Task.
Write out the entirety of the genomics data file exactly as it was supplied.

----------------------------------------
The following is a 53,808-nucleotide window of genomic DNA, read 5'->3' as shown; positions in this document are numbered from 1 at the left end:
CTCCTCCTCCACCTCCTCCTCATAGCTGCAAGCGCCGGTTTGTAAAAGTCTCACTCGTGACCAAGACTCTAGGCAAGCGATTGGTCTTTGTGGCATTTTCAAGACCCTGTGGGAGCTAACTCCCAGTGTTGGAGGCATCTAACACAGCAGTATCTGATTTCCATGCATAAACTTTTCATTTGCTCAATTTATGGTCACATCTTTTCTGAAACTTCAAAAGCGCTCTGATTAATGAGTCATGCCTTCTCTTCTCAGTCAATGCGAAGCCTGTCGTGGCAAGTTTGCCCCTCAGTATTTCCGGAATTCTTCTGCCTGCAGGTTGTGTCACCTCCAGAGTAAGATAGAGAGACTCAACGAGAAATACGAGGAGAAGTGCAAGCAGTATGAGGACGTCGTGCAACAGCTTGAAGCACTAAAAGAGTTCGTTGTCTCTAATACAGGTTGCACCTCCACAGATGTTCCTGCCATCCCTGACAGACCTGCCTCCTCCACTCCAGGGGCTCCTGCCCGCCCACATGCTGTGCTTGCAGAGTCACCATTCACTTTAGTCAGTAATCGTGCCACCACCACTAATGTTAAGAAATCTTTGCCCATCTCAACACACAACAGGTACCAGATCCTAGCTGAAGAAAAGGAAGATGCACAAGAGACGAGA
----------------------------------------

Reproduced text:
The following is a 53,808-nucleotide window of genomic DNA, read 5'->3' as shown; positions in this document are numbered from 1 at the left end:
CTCCTCCTCCACCTCCTCCTCATAGCTGCAAGCGCCGGTTTGTAAAAGTCTCACTCGTGACCAAGACTCTAGGCAAGCGATTGGTCTTTGTGGCATTTTCAAGACCCTGTGGGAGCTAACTCCCAGTGTTGGAGGCATCTAACACAGCAGTATCTGATTTCCATGCATAAACTTTTCATTTGCTCAATTTATGGTCACATCTTTTCTGAAACTTCAAAAGCGCTCTGATTAATGAGTCATGCCTTCTCTTCTCAGTCAATGCGAAGCCTGTCGTGGCAAGTTTGCCCCTCAGTATTTCCGGAATTCTTCTGCCTGCAGGTTGTGTCACCTCCAGAGTAAGATAGAGAGACTCAACGAGAAATACGAGGAGAAGTGCAAGCAGTATGAGGACGTCGTGCAACAGCTTGAAGCACTAAAAGAGTTCGTTGTCTCTAATACAGGTTGCACCTCCACAGATGTTCCTGCCATCCCTGACAGACCTGCCTCCTCCACTCCAGGGGCTCCTGCCCGCCCACATGCTGTGCTTGCAGAGTCACCATTCACTTTAGTCAGTAATCGTGCCACCACCACTAATGTTAAGAAATCTTTGCCCATCTCAACACACAACAGGTACCAGATCCTAGCTGAAGAAAAGGAAGATGCACAAGAGACGAGA